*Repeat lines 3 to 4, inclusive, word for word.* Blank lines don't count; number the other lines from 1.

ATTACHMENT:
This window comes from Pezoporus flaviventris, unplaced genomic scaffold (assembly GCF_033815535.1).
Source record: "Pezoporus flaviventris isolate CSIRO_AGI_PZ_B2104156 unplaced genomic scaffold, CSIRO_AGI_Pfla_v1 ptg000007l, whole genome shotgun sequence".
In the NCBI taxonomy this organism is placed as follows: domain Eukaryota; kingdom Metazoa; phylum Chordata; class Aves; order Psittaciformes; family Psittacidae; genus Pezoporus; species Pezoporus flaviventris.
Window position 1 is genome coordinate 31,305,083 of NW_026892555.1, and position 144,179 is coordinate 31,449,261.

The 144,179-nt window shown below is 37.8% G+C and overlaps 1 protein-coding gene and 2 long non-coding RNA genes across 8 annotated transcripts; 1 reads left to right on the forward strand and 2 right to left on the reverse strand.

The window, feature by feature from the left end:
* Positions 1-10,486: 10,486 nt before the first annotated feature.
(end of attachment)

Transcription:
In the NCBI taxonomy this organism is placed as follows: domain Eukaryota; kingdom Metazoa; phylum Chordata; class Aves; order Psittaciformes; family Psittacidae; genus Pezoporus; species Pezoporus flaviventris.
Window position 1 is genome coordinate 31,305,083 of NW_026892555.1, and position 144,179 is coordinate 31,449,261.